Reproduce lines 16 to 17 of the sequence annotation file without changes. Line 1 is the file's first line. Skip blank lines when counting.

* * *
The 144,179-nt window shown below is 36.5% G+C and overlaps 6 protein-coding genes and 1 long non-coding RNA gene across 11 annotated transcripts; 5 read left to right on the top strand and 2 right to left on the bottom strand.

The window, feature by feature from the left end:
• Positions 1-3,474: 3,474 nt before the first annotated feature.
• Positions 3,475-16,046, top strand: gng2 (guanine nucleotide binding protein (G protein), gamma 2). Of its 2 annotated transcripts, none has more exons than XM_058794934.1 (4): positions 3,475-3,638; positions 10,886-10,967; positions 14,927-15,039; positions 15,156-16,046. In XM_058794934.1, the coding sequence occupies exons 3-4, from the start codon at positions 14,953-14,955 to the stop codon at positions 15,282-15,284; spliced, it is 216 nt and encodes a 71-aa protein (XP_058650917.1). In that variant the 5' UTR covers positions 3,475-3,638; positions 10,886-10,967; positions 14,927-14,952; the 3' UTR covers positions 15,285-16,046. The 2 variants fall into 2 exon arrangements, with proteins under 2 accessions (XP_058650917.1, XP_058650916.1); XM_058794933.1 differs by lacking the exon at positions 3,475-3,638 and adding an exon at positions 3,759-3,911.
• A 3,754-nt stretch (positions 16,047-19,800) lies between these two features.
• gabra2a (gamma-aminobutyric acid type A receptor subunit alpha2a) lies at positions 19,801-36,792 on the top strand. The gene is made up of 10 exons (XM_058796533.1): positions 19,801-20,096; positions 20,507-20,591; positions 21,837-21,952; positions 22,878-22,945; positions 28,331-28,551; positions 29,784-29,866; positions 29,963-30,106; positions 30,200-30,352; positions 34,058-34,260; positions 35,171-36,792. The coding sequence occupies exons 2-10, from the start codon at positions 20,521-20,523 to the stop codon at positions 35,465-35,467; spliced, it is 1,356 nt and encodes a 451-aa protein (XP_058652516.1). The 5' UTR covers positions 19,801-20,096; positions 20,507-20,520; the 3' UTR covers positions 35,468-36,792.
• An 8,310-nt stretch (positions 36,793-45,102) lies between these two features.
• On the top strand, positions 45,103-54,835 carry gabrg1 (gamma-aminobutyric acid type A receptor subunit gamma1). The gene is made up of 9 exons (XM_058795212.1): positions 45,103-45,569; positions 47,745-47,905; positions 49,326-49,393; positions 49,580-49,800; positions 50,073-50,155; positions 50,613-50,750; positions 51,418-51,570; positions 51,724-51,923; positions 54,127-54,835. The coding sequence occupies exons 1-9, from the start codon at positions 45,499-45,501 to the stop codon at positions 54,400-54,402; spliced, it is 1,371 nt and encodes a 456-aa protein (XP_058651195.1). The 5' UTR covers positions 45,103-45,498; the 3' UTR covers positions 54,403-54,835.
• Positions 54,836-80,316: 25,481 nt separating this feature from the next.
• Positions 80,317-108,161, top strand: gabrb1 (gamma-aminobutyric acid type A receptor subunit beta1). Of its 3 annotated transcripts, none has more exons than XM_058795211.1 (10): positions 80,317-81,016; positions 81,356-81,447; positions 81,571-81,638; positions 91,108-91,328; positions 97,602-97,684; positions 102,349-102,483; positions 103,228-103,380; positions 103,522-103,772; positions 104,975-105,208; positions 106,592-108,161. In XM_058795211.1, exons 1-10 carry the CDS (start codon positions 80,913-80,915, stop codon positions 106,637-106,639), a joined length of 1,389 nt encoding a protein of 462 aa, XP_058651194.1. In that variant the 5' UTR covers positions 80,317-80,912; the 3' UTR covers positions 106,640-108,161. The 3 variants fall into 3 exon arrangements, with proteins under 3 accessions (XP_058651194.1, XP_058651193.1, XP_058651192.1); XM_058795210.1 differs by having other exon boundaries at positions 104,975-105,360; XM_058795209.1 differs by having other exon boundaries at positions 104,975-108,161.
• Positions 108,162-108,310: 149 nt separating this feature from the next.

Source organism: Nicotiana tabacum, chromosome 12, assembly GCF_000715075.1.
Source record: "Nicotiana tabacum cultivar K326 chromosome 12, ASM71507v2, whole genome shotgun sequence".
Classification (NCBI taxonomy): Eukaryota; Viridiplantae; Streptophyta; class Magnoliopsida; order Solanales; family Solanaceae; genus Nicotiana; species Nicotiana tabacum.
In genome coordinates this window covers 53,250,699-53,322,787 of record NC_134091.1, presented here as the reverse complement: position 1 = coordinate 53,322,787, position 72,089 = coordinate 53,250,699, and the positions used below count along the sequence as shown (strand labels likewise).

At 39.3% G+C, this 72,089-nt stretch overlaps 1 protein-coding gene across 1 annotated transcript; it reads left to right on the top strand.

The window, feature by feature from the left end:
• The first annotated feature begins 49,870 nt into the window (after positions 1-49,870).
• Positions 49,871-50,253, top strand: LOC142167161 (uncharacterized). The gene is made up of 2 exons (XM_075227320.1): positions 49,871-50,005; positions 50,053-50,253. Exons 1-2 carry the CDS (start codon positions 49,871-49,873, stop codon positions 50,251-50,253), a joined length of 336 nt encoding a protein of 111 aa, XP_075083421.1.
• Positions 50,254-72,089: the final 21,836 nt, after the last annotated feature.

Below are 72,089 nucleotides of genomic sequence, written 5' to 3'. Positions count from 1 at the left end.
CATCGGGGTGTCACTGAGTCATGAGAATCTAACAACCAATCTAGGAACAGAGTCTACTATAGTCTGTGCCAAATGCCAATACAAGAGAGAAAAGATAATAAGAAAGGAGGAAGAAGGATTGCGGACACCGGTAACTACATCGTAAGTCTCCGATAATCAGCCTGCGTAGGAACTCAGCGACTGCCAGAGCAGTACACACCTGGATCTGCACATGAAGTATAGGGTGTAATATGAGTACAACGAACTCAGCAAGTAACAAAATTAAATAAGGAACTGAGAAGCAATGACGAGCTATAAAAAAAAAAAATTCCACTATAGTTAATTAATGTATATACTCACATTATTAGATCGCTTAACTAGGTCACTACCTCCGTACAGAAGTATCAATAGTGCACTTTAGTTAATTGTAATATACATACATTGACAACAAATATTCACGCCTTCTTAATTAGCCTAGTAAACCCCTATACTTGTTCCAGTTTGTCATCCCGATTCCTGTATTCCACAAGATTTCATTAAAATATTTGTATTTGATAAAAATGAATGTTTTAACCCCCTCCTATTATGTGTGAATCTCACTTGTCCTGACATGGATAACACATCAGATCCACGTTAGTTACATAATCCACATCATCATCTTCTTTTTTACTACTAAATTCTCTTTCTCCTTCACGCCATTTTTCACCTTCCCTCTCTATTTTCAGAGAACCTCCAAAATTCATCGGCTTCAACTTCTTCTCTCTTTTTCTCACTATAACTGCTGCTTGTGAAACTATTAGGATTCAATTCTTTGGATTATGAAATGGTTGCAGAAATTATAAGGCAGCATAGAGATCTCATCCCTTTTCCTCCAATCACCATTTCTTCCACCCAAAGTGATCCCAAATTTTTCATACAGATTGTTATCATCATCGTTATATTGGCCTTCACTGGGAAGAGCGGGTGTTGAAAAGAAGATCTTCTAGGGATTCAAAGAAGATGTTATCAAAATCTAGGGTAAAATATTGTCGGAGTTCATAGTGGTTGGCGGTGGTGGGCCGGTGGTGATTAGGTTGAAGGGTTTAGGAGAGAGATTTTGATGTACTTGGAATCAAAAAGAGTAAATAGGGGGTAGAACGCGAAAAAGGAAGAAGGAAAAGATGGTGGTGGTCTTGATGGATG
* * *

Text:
At 39.3% G+C, this 72,089-nt stretch overlaps 1 protein-coding gene across 1 annotated transcript; it reads left to right on the top strand.

The window, feature by feature from the left end: